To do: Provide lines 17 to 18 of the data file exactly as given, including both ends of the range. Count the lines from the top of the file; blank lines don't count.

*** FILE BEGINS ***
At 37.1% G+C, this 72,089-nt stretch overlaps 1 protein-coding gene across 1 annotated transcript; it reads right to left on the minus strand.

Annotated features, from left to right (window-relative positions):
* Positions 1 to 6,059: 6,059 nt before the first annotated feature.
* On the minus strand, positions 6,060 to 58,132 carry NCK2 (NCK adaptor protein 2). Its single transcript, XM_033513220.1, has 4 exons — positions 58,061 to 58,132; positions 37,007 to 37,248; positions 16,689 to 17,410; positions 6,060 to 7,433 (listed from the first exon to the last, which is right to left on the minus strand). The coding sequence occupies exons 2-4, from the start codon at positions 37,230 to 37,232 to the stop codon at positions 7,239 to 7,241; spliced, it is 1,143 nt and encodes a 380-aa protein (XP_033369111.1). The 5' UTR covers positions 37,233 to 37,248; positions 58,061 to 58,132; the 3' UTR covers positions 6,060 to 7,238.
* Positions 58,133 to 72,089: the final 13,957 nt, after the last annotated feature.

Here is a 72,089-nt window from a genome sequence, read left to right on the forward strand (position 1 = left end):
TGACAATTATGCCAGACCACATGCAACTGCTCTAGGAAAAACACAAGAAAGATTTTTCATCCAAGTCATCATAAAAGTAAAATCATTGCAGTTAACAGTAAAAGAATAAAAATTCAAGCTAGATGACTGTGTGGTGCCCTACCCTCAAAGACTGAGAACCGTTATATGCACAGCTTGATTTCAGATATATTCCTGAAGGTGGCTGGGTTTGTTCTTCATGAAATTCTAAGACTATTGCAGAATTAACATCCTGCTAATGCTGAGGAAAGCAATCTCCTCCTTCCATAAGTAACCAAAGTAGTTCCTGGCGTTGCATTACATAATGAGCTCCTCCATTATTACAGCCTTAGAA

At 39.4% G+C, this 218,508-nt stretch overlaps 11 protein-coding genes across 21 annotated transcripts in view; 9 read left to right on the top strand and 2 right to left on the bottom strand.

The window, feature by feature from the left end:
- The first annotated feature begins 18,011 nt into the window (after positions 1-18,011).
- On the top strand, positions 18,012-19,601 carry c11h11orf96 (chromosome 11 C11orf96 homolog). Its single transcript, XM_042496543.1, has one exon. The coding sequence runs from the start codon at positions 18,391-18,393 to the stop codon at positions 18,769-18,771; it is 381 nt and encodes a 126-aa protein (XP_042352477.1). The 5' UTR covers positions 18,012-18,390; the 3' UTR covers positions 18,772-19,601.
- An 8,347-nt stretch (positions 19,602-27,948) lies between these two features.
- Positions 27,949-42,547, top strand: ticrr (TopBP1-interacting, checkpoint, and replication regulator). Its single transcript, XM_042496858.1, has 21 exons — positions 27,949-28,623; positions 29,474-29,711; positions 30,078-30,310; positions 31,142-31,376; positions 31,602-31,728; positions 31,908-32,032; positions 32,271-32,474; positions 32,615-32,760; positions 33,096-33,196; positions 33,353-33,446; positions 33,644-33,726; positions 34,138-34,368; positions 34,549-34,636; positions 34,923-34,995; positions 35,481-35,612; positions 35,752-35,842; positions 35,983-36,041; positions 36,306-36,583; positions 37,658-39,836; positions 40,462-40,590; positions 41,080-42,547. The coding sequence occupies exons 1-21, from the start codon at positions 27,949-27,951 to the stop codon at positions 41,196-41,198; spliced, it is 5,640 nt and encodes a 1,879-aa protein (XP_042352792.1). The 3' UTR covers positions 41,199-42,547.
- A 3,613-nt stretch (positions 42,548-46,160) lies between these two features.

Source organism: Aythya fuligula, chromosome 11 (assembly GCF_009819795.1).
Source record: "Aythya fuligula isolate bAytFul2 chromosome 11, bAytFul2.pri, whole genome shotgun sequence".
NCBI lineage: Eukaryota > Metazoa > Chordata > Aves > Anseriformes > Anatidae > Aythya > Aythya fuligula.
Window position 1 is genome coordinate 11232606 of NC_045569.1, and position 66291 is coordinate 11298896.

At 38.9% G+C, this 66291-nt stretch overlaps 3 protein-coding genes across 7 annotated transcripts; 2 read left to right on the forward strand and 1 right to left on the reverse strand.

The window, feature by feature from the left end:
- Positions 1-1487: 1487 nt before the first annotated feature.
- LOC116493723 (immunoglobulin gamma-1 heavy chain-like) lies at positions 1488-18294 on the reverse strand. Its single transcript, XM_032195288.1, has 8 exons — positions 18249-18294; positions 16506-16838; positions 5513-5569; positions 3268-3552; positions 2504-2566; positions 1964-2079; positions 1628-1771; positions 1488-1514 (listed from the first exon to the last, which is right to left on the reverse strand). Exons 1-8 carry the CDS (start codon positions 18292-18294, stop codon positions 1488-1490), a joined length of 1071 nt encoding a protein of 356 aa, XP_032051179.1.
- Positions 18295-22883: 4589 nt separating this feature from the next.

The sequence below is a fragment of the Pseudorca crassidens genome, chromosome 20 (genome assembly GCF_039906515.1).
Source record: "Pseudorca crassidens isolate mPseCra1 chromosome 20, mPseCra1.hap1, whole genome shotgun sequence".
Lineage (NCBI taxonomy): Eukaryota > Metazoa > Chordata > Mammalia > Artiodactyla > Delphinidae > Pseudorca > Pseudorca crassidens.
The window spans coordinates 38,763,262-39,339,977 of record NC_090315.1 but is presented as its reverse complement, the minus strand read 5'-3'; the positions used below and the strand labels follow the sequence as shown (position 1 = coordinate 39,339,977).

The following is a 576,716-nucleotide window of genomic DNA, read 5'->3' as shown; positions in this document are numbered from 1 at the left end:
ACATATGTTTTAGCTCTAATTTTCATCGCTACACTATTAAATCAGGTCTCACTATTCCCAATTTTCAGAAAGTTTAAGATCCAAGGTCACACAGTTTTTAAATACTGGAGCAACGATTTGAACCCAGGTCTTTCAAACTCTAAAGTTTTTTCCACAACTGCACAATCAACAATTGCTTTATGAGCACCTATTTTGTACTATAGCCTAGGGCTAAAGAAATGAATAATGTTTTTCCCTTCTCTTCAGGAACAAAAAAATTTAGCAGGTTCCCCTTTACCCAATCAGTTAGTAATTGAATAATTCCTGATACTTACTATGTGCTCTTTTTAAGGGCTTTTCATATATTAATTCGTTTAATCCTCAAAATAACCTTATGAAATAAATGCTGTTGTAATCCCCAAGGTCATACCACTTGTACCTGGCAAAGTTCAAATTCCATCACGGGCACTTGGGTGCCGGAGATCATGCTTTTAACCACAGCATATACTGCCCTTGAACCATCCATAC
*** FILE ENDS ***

NCBI lineage: Eukaryota > Metazoa > Chordata > Aves > Anseriformes > Anatidae > Aythya > Aythya fuligula.
Window position 1 is genome coordinate 11232606 of NC_045569.1, and position 66291 is coordinate 11298896.